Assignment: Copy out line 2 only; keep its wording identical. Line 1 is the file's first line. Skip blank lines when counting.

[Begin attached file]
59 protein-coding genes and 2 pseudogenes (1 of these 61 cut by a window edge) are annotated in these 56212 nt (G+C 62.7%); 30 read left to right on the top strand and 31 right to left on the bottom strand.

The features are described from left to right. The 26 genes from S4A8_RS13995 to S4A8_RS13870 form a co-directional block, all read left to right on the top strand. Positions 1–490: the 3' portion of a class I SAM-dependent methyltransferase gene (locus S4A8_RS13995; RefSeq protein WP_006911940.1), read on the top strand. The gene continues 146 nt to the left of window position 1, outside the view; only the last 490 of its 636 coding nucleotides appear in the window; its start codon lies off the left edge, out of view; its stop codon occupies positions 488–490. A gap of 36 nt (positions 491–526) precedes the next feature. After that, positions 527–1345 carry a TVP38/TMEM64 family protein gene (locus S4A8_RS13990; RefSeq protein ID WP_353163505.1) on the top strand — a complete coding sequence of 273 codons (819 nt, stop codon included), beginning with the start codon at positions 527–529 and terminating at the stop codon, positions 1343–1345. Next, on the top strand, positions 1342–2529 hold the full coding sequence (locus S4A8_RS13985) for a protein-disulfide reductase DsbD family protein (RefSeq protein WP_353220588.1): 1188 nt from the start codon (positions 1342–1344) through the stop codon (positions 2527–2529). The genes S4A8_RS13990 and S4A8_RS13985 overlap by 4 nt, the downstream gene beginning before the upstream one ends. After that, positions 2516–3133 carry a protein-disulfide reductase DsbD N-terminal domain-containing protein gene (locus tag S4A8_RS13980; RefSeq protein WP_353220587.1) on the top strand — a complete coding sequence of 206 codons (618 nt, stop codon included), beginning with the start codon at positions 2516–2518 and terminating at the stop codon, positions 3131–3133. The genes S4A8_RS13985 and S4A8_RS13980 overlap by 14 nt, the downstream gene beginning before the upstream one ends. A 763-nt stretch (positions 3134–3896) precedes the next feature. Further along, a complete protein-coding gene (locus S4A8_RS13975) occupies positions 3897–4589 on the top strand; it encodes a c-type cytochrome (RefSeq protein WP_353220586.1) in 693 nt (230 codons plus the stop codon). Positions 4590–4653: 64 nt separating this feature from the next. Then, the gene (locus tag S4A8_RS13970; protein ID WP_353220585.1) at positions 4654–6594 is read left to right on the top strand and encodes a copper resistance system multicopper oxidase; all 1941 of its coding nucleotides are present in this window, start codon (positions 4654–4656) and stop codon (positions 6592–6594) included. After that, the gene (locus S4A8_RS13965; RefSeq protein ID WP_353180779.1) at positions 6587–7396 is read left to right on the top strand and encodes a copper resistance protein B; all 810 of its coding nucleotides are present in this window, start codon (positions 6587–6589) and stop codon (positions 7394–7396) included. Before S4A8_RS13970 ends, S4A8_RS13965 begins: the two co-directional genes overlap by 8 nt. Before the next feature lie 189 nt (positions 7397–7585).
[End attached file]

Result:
The features are described from left to right. The 26 genes from S4A8_RS13995 to S4A8_RS13870 form a co-directional block, all read left to right on the top strand. Positions 1–490: the 3' portion of a class I SAM-dependent methyltransferase gene (locus S4A8_RS13995; RefSeq protein WP_006911940.1), read on the top strand. The gene continues 146 nt to the left of window position 1, outside the view; only the last 490 of its 636 coding nucleotides appear in the window; its start codon lies off the left edge, out of view; its stop codon occupies positions 488–490. A gap of 36 nt (positions 491–526) precedes the next feature. After that, positions 527–1345 carry a TVP38/TMEM64 family protein gene (locus S4A8_RS13990; RefSeq protein ID WP_353163505.1) on the top strand — a complete coding sequence of 273 codons (819 nt, stop codon included), beginning with the start codon at positions 527–529 and terminating at the stop codon, positions 1343–1345. Next, on the top strand, positions 1342–2529 hold the full coding sequence (locus S4A8_RS13985) for a protein-disulfide reductase DsbD family protein (RefSeq protein WP_353220588.1): 1188 nt from the start codon (positions 1342–1344) through the stop codon (positions 2527–2529). The genes S4A8_RS13990 and S4A8_RS13985 overlap by 4 nt, the downstream gene beginning before the upstream one ends. After that, positions 2516–3133 carry a protein-disulfide reductase DsbD N-terminal domain-containing protein gene (locus tag S4A8_RS13980; RefSeq protein WP_353220587.1) on the top strand — a complete coding sequence of 206 codons (618 nt, stop codon included), beginning with the start codon at positions 2516–2518 and terminating at the stop codon, positions 3131–3133. The genes S4A8_RS13985 and S4A8_RS13980 overlap by 14 nt, the downstream gene beginning before the upstream one ends. A 763-nt stretch (positions 3134–3896) precedes the next feature. Further along, a complete protein-coding gene (locus S4A8_RS13975) occupies positions 3897–4589 on the top strand; it encodes a c-type cytochrome (RefSeq protein WP_353220586.1) in 693 nt (230 codons plus the stop codon). Positions 4590–4653: 64 nt separating this feature from the next. Then, the gene (locus tag S4A8_RS13970; protein ID WP_353220585.1) at positions 4654–6594 is read left to right on the top strand and encodes a copper resistance system multicopper oxidase; all 1941 of its coding nucleotides are present in this window, start codon (positions 4654–4656) and stop codon (positions 6592–6594) included. After that, the gene (locus S4A8_RS13965; RefSeq protein ID WP_353180779.1) at positions 6587–7396 is read left to right on the top strand and encodes a copper resistance protein B; all 810 of its coding nucleotides are present in this window, start codon (positions 6587–6589) and stop codon (positions 7394–7396) included. Before S4A8_RS13970 ends, S4A8_RS13965 begins: the two co-directional genes overlap by 8 nt. Before the next feature lie 189 nt (positions 7397–7585).